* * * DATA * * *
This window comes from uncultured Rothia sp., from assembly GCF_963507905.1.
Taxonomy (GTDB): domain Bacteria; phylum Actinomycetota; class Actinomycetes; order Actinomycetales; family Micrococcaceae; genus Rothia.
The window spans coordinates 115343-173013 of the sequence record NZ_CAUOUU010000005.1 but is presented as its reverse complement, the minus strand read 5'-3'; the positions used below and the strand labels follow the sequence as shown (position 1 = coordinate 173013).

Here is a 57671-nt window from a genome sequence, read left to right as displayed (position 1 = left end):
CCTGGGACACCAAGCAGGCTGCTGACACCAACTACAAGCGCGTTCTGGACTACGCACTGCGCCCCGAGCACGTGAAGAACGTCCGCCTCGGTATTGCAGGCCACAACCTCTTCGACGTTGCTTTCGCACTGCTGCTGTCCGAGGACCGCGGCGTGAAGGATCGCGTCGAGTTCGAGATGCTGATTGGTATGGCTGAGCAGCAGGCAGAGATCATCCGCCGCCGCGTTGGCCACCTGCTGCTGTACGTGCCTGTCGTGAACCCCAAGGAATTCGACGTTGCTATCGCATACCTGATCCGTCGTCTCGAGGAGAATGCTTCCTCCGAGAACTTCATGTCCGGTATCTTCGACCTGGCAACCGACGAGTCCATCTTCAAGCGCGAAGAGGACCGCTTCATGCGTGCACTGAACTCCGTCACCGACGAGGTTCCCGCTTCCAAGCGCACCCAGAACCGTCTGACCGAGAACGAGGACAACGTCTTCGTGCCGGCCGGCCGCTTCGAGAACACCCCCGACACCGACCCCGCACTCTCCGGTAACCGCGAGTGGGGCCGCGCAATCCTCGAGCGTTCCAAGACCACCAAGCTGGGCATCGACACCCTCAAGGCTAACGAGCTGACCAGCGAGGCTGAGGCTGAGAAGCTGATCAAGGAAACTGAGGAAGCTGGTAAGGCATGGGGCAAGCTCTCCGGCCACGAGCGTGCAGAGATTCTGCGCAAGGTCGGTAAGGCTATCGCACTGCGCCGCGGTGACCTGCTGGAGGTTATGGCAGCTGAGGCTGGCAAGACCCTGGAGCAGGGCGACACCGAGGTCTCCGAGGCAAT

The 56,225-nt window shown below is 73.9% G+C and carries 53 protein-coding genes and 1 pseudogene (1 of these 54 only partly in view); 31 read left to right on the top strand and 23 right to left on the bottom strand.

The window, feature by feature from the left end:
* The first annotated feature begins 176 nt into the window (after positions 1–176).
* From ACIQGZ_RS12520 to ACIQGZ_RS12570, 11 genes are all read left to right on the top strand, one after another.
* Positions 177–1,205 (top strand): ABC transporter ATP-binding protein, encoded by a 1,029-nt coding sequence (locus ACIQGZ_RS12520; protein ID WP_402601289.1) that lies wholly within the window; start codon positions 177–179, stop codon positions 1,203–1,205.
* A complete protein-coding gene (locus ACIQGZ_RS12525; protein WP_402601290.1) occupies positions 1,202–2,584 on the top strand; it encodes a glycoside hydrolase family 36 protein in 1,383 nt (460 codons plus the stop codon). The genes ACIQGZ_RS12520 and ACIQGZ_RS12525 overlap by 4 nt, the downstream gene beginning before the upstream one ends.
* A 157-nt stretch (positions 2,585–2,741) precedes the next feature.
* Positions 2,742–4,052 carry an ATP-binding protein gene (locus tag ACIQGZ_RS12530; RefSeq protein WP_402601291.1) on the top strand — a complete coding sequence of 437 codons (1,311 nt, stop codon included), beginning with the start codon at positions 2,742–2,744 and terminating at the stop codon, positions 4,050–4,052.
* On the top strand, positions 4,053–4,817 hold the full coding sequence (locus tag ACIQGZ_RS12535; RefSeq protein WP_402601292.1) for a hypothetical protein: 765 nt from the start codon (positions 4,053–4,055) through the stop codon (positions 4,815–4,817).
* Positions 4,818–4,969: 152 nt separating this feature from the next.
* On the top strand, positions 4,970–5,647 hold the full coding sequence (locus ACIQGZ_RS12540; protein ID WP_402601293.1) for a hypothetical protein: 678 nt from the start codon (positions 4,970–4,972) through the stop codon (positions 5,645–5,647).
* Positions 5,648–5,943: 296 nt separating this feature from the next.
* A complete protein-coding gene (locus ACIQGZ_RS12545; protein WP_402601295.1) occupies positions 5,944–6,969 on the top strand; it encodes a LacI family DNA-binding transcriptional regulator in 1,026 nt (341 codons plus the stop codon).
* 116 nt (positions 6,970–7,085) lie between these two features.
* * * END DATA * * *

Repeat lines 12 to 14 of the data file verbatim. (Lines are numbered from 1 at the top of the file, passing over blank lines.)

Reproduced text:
* A 157-nt stretch (positions 2,585–2,741) precedes the next feature.
* Positions 2,742–4,052 carry an ATP-binding protein gene (locus tag ACIQGZ_RS12530; RefSeq protein WP_402601291.1) on the top strand — a complete coding sequence of 437 codons (1,311 nt, stop codon included), beginning with the start codon at positions 2,742–2,744 and terminating at the stop codon, positions 4,050–4,052.
* On the top strand, positions 4,053–4,817 hold the full coding sequence (locus tag ACIQGZ_RS12535; RefSeq protein WP_402601292.1) for a hypothetical protein: 765 nt from the start codon (positions 4,053–4,055) through the stop codon (positions 4,815–4,817).